....from 'Poetry Splash!' e-zine Issue 020
Go to E-zine Archives

-An Article By: Arvind Passey.

I came across a few quotations attempting to explain the mystery that woman is and some trying to delve deeper into the man-woman relationship. To my surprise I found they held in them some pertinent lessons for us poets. Poetry figures out mysteries rather fast, women love figures and man simply broods and remarks: That figures! I figure you've figured what we're getting into.
Quote #1
"Even when a man understands a woman, he can't believe it".
Many poets who claim to understand poetry surprise themselves. That is because everytime they read a poem they understand it differently. There are nuances they had missed earlier, an emotional hue depending so much on the time and place chosen to read a particular line...and so on. It isn't so much the limitations of a poet's capacity to interpret but the unfathomable depth of words that have taken the form of a poem...so like a woman.
The lesson in this for a poet is that if on repeated readings of his own poem he fails to interpret it differently, the poem needs a fresh start. The poem has obviously been unable to inspire a deeper probe -- and whats a poem without that! Or a woman, so to say!

Quote #2
"A woman, especially, if she have the misfortune of knowing anything, should conceal it as well as she can."
(Jane Austen)
This one is not so much for the poet as it is for the poem itself. I remember having sent one of my poems to a competition in the Midlands in UK where some good soul analysed the lines and wrote back: 'You are too direct. Try to just hint and link to what you want to actually say. Use metaphors. Take distant examples, connect them by a common thread and it will become a better poem than if you lay all your cards open with only rhymes and jingles to support.' Fair enough, I thought...and here we are now with Jane Austen telling us a lot about poetry and women must behave and become.
It is equally important that the poem has something to say.
Quote #3
"There are only three things to be done with a woman. You can love her, suffer for her, or turn her into literature."
(Lawrence Durrell)
There are those who love poetry but can never write, those who grow long pampered hair and stink-nodes all over and yet not write a single line, and then there are those who write trite phrases and weld them together with precision tools and call them poetry that should be prescribed in Universities.
Thank you Lawrence Durrel, but it is the fourth unmentioned category that actually writes poetry that is read by us all. So the mantra is:
*Love poetry, read poetry but write for all.
*Suffer for her by all means but write only if you are convinced that it'll be read by all.
*Do NOT try to attempt to become immortalised on academic shelves only.
Remember what D H Lawrence said: 'The cruellest thing a man can do to a woman is to portray her as perfection.'
Quote #4
"A woman who will not feign submission can never make a man happy."
It sounds so Empson-like! Why should a poem be a tough nail needing diamond cutters? Not all readers of poetry have the patience, aesthetic sensibility and academic growl arrogantly atop peaks -- so why should a poem be unimaginably impenetrable? Let us write poetry for everyman, poetry that can be appreciated even on the Underground...and yet on every reading should the poem yield just that bit more to keep a reader coming back to it again and again!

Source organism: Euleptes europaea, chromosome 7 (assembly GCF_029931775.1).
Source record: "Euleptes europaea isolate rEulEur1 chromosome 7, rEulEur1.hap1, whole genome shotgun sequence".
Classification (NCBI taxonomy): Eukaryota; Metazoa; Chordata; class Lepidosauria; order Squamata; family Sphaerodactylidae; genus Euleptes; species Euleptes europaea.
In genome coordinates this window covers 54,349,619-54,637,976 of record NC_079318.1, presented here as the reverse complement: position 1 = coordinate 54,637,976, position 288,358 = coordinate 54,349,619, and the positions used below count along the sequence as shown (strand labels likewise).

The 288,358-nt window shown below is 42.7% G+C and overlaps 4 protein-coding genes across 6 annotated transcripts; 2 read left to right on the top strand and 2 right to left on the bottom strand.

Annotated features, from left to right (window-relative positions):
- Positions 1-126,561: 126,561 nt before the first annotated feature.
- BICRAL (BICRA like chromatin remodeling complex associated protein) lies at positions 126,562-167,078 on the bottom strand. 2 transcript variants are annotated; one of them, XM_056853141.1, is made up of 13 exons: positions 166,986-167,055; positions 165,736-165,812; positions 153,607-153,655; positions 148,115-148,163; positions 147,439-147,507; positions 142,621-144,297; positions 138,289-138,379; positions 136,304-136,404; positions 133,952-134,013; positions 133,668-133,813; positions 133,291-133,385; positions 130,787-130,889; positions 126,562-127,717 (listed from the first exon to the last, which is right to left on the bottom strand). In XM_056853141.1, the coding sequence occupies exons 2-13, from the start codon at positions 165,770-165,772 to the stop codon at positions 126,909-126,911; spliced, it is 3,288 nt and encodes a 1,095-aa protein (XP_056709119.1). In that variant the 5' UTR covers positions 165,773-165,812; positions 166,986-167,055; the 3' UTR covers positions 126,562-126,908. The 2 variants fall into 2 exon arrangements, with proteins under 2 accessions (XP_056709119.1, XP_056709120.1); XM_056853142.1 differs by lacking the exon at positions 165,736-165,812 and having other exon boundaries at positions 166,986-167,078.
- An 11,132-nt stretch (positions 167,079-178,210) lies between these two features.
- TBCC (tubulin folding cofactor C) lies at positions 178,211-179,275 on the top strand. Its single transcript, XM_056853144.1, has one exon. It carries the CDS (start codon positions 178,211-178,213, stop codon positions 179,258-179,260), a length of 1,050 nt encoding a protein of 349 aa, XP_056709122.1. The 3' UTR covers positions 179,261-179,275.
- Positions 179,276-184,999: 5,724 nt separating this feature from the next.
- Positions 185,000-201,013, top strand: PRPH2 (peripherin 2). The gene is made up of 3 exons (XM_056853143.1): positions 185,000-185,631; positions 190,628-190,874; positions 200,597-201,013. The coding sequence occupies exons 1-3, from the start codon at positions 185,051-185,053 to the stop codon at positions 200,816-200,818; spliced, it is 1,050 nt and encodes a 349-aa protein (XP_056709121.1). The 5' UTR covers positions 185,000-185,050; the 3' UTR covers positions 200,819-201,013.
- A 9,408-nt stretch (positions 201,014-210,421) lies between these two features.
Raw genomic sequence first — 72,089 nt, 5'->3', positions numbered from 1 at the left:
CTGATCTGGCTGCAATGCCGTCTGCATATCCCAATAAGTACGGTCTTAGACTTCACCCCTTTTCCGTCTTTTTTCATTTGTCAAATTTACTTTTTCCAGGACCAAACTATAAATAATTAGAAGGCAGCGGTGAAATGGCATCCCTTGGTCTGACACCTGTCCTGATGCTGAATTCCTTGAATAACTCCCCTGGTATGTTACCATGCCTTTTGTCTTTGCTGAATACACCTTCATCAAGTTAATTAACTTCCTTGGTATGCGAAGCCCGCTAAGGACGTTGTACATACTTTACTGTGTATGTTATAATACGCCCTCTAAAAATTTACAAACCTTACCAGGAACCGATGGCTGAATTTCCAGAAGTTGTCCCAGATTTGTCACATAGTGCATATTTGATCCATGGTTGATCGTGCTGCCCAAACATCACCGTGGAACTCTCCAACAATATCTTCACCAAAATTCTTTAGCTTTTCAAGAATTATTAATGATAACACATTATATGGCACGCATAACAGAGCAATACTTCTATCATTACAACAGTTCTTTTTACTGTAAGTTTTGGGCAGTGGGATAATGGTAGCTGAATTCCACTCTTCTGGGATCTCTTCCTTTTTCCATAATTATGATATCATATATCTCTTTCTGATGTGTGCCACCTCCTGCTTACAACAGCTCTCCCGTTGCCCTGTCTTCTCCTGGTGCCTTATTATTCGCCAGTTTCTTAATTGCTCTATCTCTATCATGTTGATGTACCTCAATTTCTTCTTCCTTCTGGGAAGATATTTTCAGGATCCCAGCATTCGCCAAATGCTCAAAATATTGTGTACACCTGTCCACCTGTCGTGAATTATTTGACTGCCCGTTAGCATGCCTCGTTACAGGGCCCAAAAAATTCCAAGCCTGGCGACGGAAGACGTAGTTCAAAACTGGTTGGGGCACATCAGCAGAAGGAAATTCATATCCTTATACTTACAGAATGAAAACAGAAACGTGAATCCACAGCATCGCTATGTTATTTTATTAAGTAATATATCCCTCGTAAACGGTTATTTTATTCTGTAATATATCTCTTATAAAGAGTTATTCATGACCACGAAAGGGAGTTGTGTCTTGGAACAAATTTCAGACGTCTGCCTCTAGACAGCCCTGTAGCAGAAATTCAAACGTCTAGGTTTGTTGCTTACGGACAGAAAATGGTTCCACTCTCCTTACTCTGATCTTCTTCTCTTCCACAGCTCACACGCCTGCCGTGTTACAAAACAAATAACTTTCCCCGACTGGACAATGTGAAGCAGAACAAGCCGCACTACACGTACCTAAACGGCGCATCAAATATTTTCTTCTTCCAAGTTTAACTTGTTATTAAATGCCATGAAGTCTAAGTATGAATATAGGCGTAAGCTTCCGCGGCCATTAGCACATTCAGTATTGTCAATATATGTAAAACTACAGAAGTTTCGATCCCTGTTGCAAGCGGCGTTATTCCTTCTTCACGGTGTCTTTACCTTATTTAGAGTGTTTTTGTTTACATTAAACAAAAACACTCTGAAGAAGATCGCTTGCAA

Quote #5
"A woman who looks like a girl and thinks like a man is the best sort, the most enjoyable to be and the most pleasurable to have and to hold."
(Julie Burchill)
The best definition of poetry that I've ever come across. Julie, in fact, adds to what I've already promoted in the interpretation of Quote #3.
Every poem ought to have a multi-dimensional approach to existence. Try to write poetry that looks perceptibly simple and agreeable like a comic character...and yet have the capacity to hold and distribute wisdom as Winnie the Pooh or Snoopy do.
Quote #6
"I expect that Woman will be the last thing civilised by Man."
(George Meredith)
Women will love this one. Poetry is so advanced whimsically that it does not pay to even try and tame it. As Jill and Ulhas have expressed in this issue of the e-zine someplace else, emotions given a break from the stranglehold of discipline go on to evolve into mature verse.
As such it is not essential to become a disciple of free verse nor is it advisable to promote any sort of anarchy amongst poets...but it does make sense to realize that animals in the wild hold more attraction than those in the zoo.
And I am surely not very off the target in presuming that there are geo-regions where women do exist in chains. These are places where cultural and intellectual development is at the lowest level.
Safe to conclude then that the day raw and untamed beauty in poetry ceases, the world comes face to face with its worst catastrophe!
Quote #7
"One is not born, but rather becomes, a woman."
(Simone De Beauvoir)
There is poetry in prose just as there are the effeminate amongst men! No, I do not mean that all men are prosaic nor am I trying to say that prose is masculine. What is important to understand here is that it is not a mere inheritence of physical attributes like verse-form that will magically produce poetry, just as silicon transplants will not make some women less masculine in nature.
There is a certain tilt towards lilt, fathomed rhythm, lines that sing along, words that whisper magic mantras, wisdom that flows down effortlessly like a waterfall, and a recall that copy-writers dream of that *makes* some lines poetry.
Hope you have liked the way I've tried to interpret these seven quotes the way a poet might like. Do e-mail me if you have any comments.